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Health Care Provider Bans Patient for ‘Transphobic’ Views

A woman was dropped by her health care provider for “hurtful remarks” about a trans pride flag in the waiting room.

Marlene Barbera, a breast cancer patient at the Richmond Family Medicine Clinic in Portland, Oregon, was scheduled for a mastectomy in late August. But, in 2022, she wrote her doctor a note objecting to the trans pride flag in the clinic’s reception area using MyChart—an application that lets patients access and manage their personal health information and communicate with physicians.

Barbera thought the online communication with her doctor was private but was later told other staff saw her remarks.

Banned by Health System

This summer, while trying to schedule blood tests via phone, Barbera was informed by Oregon Health Science University (OHSU) Practice Manager Stein Berger via MyChart that “Richmond is an all-inclusive clinic, and we value and advocate for diversity,” and said Barbera had made “transphobic remarks” that were “harmful to our staff.”

Berger followed up and received an email back from the clinic.

“Effective immediately, you are discharged from receiving medical care at the Richmond Family Medicine Clinic,” said the email. “This action is being taken because of ongoing disrespectful and hurtful remarks about our LGBTQ community and staff. … Please note that you are also now dismissed from all OHSU Family Medicine clinics, including Immediate Care clinics.”

The notice also said the clinic would end all services to Barbera on July 29, giving her 30 days to find a new health care service provider. In an interview with Reduxx, an online platform, Barbera said the ordeal has been traumatizing.

“I have severe chronic agitated depression since my teen years,” said Barbera. “Now I have no primary care doctor and nowhere else to go. I have been made to feel like a worthless nothing.”

‘Put the Patient First’

Barbera’s experience speaks to the current social climate, says Roger Stark, M.D., a health care policy analyst at the Washington Policy Center and policy advisor to The Heartland Institute, which publishes Health Care News.

“I had a number of gay associates when I was in clinical practice,” said Stark. “They were all caring providers and always put the patient first. Plus, none of them made an issue out of their sexual orientation.”

The first problem, says Stark, is the fact a medical office would hang a controversial flag in the reception area.

“Again, I think this reflects the current way priorities are set,” said Stark. “For example, many medical schools now have a course on diversity in their curriculums.”

‘Responsibility to Treat’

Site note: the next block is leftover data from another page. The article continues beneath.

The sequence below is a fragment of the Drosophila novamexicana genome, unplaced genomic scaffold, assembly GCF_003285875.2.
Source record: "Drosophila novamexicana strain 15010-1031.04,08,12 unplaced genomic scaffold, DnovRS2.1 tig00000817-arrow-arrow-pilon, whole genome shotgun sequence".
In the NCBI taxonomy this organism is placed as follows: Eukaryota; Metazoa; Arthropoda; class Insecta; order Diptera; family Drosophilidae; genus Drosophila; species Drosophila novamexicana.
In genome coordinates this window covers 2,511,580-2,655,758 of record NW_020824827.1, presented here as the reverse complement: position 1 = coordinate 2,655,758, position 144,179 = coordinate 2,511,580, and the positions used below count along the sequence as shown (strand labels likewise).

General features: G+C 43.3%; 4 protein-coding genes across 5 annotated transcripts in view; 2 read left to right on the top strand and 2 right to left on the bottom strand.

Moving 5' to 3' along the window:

Stark says it is notable Barbera had a 12-year history with the clinic, which has her medical records.

“If she was truly offended by the flag, she had the option of seeking care at a different office and avoiding further confrontation,” said Stark. “I’m not sure what she could have said that was so offensive, but it seems to me that a physician has a certain responsibility to a patient regardless of what was said. Obviously, this is a complex issue, but from my standpoint as a practicing doctor, the clinic has the responsibility to treat the patient.”

‘Tools of the Left’

There have been other free speech attacks, censorship, and cancellation of individuals who don’t toe the federal government’s line on medical matters, says John Dale Dunn, M.D., J.D., an emergency room physician, and attorney.

Many health care practices are owned by hospitals and big corporations, and they may be pressured into promoting LGBT+ advocacy. Corporations, for example, push policies to boost their “Environmental, Social, Governance (ESG)” scores to curry favor with certain investors and the government.  Mass General Brigham recently implemented a ‘patient code of conduct,” that put patients on notice that certain speech could cost them care.

“What happened to this lady is no surprise considering that the medical profession and their bosses in the corporate medical organizations are tools of the Left and will use medical care availability as a weapon to suppress freedom of speech,” said Dunn. “We are now in the thrall of a police state—not complicated—the people in power are going to crush any opposing voices.”

Kenneth Artz (KApublishing@gmx.com) writes from Tyler, Texas.







Kenneth Artz
Kenneth Artzhttps://www.heartland.org/about-us/who-we-are/kenneth-artz
Artz has more than 20 years’ experience in nonprofit organizations, publishing, newspaper reporting, and public policy advocacy.



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